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LA-area freeway torched by tanker truck now open

A burning double-tanker gasoline truck sends smoke skyward in Montebello, Calif, Wednesday, Dec. 14, 2011. Thousands of motorists were stuck on a 10-mile stretch of freeway near Los Angeles after the big-rig tanker truck burst into flames Wednesday. No one was injured. A burning double-tanker gasoline truck sends smoke skyward in Montebello, Calif, Wednesday, Dec. 14, 2011. Thousands of motorists were stuck on a 10-mile stretch of freeway near Los Angeles after the big-rig tanker truck burst into flames Wednesday. No one was injured. (AP Photo/Nick Ut)
By Noaki Schwartz
Associated Press / December 17, 2011
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LOS ANGELES—All lanes of a vital Southern California freeway were open again Saturday, three days after a shutdown was forced by a huge tanker truck fire that left an overpass badly damaged.

The reopening of the Pomona Freeway east of Los Angeles brought an end to three grueling days of traffic for commuters and around-the-clock labor for highway crews.

Eastbound lanes of the 10-mile stretch of freeway in Montebello were reopened at about 3 p.m. Saturday, Caltrans said in a statement. The westbound lanes had been opened about four hours earlier.

Wednesday's tanker truck inferno torched an overpass on the freeway and severed a key link between Los Angeles and its eastern suburbs.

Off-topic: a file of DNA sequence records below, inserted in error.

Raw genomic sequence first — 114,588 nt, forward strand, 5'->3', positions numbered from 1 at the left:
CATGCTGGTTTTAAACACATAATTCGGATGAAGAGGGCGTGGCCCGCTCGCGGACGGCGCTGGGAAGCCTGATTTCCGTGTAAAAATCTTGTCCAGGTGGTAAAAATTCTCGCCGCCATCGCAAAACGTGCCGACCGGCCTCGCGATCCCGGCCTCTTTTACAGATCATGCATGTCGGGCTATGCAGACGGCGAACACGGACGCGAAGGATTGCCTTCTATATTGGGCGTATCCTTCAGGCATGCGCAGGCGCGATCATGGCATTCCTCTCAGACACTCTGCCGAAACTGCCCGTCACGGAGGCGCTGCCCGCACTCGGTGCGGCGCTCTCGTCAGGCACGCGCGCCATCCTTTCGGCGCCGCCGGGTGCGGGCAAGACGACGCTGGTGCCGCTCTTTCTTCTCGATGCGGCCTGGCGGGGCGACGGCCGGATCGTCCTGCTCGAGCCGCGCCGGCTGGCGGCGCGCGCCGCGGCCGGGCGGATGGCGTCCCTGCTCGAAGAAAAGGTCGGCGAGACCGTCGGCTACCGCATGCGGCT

Tests showed that the bridge over the westbound lanes was safe for the time being, and could remain standing, but the rest of it had to be torn down.

That process was slowed by the discovery of asbestos and phone lines inside the bridge, forcing a slow dismantling so as not to release cancer-causing asbestos into the air or cut off telephone communications to thousands of people.

"It's pretty complicated," said Scott J. Brandenberg, an associate professor of engineering at University of California, Los Angeles. "Bridges are designed to be built to last and stay in place. They're not like interchangeable pieces where you pop out a bridge and put a new one in place."

The phone lines were not damaged by the fire but the asbestos posed a health threat, so hazardous materials crews and phone company officials were called in. After unearthing all the lines, crews were working to build an I-beam to drape the lines across to keep from disrupting telephone service.

Engineers later decided they would tear down the other half of the bridge, but said that could be done late at night over several nights this week, leaving the freeway open for the daily commute.

Meanwhile, the cause of the tanker fire remained under investigation. There was no crash, so investigators planned to look at other factors, such as possible brake or other mechanical failure.

The truck was hauling 9,000 gallons of gasoline when it burst into flames just under the Paramount Boulevard Bridge in Montebello, about 12 miles east of downtown Los Angeles.

The driver was not hurt, but the intense flames and heat melted the truck, cratered the road beneath it and cracked the concrete on the overpass so that chunks crashed onto the pavement below.

Tens of thousands of drivers use the freeway daily to commute from communities in eastern Los Angeles County and adjoining Riverside and San Bernardino counties. It also is a main route for trucks delivering vast streams of goods from the ports of Los Angeles and Long Beach to inland warehouses.

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